By Derek Thomas, Vice President of Sales & Marketing, Machine Automation Solutions at Emerson
This article is the third in a four-part series exploring three new but related concepts for deriving value from big data: little data, edge processing, and embedded connectivity. The first column provided an overview of all three topics, and the second column focused on little data and how it differs from big data.
Many companies are tempted to tackle the big data issue in one fell swoop with mega-scale projects. A better path for most manufacturers is to start small with a little data approach to greatly simplify and speed implementation, with positive results generated in days instead of the years. Of course, one must keep in mind the ultimate goal, which is larger scale implementation, often through integration with enterprise IT systems.
A key enabling technology for creating value from little data is edge computing, whereby data produced by sensors is analyzed by a field-located device to generate insights. This information allows personnel close to the source to quickly assess issues and take appropriate action.
In the past, this type of edge processing would have required the addition of a separate industrial computing device, or an edge gateway connected to a server, to process the data. In either case, the solution would have required integration with the existing controller and manufacturing network. This would have been a problematic step due to the complexity of setting up and programming in two different environments—and due to synchronization requirements, lag/latency issues, cybersecurity concerns, and other factors.
But today, advances in processor technology enable edge controllers to perform two functions within a low energy use and compact form factor. The first function is real-time deterministic control using IEC 61131-3 languages, much like a traditional programmable automation controller (PAC). The second function is edge processing using advanced programming and scripting techniques. Integration effort, cost, and complexity are reduced because both functions are performed in one device.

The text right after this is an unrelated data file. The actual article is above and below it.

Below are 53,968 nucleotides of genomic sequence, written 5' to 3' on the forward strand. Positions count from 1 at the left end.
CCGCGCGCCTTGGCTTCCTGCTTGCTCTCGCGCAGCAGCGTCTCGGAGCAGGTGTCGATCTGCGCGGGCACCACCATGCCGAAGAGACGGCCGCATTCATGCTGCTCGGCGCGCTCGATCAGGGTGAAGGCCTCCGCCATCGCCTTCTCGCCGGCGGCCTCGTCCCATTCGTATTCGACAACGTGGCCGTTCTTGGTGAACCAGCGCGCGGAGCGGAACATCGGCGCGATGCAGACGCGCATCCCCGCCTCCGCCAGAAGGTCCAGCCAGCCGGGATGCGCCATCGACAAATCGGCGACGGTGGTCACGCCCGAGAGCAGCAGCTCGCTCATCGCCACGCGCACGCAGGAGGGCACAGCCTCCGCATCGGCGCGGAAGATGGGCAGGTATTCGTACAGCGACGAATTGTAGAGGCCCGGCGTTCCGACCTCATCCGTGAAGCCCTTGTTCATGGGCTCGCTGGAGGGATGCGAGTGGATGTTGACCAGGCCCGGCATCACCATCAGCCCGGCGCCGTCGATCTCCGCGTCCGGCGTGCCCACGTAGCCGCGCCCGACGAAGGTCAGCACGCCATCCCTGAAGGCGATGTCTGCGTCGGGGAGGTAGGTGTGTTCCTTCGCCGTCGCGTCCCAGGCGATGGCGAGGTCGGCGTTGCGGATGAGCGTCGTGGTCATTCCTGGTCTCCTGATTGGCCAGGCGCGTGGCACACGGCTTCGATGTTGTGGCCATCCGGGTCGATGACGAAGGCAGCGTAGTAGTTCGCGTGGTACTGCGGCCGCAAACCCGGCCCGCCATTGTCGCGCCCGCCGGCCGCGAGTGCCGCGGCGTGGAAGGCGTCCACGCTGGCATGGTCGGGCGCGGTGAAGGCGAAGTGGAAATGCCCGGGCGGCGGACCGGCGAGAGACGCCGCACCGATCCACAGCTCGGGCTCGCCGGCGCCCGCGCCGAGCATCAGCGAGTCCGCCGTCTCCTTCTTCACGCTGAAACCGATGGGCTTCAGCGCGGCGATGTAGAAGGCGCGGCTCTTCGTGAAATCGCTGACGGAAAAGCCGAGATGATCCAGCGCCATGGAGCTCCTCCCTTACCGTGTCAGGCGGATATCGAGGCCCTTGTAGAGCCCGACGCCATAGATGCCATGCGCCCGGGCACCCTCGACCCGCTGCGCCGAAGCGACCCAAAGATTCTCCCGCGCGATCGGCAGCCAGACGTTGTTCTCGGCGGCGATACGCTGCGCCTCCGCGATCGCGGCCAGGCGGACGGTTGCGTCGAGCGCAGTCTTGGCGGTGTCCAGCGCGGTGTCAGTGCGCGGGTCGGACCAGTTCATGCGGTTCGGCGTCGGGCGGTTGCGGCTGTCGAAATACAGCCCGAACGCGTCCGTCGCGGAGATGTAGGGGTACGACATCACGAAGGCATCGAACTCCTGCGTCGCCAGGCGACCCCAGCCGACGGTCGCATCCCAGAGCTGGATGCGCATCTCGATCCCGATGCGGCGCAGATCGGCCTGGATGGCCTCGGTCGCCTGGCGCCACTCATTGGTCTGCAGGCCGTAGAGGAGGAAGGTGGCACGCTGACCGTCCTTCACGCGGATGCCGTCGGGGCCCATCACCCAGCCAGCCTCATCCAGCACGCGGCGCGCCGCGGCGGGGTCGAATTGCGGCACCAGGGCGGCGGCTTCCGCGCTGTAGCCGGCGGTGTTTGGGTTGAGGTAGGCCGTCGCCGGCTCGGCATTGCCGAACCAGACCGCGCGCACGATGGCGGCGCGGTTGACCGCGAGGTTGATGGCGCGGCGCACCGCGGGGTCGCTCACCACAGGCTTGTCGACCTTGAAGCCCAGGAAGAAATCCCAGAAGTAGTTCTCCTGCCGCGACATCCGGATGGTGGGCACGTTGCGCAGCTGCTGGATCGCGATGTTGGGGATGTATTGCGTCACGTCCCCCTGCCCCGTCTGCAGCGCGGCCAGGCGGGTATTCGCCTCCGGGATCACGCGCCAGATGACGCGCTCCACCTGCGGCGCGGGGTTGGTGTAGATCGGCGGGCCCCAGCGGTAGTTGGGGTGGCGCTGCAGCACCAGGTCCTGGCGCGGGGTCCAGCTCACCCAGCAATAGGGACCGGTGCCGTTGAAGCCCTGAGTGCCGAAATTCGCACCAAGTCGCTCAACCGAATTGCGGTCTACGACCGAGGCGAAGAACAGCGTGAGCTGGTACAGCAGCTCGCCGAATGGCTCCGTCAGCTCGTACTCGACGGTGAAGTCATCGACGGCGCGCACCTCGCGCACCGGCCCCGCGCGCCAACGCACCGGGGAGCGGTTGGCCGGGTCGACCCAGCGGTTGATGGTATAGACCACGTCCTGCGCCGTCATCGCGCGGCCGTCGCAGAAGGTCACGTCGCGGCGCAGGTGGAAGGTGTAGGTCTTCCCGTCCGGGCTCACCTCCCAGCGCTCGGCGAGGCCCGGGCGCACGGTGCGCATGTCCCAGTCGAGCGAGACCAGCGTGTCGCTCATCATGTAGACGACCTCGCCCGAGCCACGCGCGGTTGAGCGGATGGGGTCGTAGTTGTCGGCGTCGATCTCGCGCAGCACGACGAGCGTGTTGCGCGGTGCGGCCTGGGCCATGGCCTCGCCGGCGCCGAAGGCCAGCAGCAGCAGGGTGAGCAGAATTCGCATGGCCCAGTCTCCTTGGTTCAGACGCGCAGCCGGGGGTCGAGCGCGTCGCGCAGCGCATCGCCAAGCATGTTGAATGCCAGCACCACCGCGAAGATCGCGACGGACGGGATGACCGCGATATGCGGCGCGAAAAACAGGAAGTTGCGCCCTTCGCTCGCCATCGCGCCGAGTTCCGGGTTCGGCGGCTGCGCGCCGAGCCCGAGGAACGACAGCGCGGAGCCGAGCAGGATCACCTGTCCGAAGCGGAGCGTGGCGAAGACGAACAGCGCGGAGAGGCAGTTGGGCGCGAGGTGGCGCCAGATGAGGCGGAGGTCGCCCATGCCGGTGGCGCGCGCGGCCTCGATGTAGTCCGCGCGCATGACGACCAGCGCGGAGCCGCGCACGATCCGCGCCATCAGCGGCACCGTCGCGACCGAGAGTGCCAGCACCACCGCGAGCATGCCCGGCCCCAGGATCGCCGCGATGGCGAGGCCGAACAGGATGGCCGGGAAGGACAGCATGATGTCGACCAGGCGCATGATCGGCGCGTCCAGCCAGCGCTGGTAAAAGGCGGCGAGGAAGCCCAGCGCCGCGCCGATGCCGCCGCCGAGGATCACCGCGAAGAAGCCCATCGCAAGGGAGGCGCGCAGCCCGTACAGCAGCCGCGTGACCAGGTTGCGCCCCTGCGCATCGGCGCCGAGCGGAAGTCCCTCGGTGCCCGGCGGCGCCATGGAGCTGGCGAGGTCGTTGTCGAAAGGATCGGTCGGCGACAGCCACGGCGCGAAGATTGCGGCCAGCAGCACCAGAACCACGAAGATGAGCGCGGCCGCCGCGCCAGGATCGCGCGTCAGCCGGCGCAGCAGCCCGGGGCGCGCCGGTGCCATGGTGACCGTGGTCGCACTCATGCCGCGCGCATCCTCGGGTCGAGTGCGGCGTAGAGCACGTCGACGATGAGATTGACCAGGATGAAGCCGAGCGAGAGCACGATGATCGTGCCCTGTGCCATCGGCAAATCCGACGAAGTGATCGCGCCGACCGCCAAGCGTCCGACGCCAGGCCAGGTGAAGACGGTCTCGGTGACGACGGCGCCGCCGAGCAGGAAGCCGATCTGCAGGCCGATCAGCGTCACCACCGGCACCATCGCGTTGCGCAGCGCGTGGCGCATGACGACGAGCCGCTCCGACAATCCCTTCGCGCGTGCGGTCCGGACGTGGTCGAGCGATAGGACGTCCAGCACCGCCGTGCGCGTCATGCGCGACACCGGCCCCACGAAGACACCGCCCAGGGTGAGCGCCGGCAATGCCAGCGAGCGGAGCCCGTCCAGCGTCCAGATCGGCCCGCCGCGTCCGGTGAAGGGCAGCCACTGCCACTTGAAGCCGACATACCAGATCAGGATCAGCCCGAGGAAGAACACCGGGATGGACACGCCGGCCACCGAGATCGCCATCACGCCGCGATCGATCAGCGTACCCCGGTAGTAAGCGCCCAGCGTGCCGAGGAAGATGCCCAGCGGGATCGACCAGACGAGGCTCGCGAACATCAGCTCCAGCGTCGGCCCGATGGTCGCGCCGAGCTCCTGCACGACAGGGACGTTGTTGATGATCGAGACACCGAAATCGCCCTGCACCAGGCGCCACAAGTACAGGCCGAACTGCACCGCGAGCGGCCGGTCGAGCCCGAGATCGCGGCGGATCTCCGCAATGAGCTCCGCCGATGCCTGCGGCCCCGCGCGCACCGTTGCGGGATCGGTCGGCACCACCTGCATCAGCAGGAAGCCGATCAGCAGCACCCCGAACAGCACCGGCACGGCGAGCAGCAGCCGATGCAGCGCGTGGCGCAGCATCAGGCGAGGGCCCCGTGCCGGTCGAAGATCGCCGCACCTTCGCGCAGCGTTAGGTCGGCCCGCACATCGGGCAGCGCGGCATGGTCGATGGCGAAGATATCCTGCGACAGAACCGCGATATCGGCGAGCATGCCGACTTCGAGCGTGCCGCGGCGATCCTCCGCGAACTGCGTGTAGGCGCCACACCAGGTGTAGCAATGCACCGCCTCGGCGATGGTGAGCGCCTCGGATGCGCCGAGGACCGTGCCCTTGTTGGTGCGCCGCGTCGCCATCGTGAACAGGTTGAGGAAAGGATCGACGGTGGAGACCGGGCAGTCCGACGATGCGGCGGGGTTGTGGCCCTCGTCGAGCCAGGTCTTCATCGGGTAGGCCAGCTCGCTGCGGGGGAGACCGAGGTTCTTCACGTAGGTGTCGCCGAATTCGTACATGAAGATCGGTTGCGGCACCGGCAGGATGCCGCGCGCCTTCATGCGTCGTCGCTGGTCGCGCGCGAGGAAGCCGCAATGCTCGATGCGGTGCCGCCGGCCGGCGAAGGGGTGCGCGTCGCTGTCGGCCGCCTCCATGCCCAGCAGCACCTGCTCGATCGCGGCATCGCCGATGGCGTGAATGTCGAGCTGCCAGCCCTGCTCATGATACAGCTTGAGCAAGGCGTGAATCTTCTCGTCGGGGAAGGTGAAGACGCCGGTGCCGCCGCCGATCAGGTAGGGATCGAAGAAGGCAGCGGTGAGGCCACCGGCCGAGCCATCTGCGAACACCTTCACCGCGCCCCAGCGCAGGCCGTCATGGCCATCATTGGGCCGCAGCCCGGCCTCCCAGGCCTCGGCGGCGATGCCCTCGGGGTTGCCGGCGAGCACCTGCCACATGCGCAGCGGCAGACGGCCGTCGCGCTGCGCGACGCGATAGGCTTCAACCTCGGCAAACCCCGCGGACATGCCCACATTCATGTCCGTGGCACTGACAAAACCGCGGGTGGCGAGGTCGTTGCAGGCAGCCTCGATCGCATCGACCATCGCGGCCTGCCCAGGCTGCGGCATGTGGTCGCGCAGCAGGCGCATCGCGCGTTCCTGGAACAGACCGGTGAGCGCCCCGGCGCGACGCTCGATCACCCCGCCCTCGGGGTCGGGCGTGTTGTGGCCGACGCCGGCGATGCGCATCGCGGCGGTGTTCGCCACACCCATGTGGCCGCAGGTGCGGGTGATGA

Each part of the controller is virtually connected via OPC UA, allowing the two functions to be operate seamlessly, yet also separately such that real-time control tasks and performance are not affected by the edge applications.
PAC-based control is familiar to anyone working in the industrial automation arena, but edge processing contained in the same device is a new concept for many. In traditional implementations, a PAC would simply collect data and then forward it to a host system for processing. This host system would typically be PC-based, and it would often be located some distance from the edge, perhaps even in a data center or the cloud, raising a number of potential issues.
Processing data at the edge, instead of at a remote host, addresses these issues by providing local:
- Data storage, processing, and analytics
- Data logging
- Operational diagnostics
- Closed-loop optimization opportunities
- Visualization, dashboards, and other HMI functionality when connected to a display
Edge processing creates an open, flexible ecosystem with broad compatibility across all layers of automation systems. Users can create dashboards, improved analytics, and trends—all acting upon full fidelity and complete data sets—to empower local operators. Data communication and storage requirements are substantially reduced because only results are transmitted, instead of entire data sets.
With today’s PACs, customers can only write rudimentary analytics utilizing IEC 61131 languages. In contrast, edge controllers support execution of modern programing languages such as C/C++, Python, and Java. These and other advanced languages can be used to apply complex optimization algorithms or analytics to improve operations. This “outer loop” or “advise” layer runs in parallel with the underlying closed-loop control. In the event of a disruption to this “outer loop”, real-time deterministic control remains unaffected.
This functionality delivers on the potential of machine learning by allowing adjusts in real time based on actual performance data collected and analyzed at the edge. It also provides the ability to update machines/programs by staging upgrades, or sequencing them in real-time, to minimize impact.
An edge controller can thus be viewed as an end user’s on-ramp to the continuous journey of digital transformation. End users can start to solve big data challenges, one manageable little data chunk at a time, and edge controllers provide the scalability required to eventually transform entire discrete part manufacturing enterprises.
Sponsored content by Emerson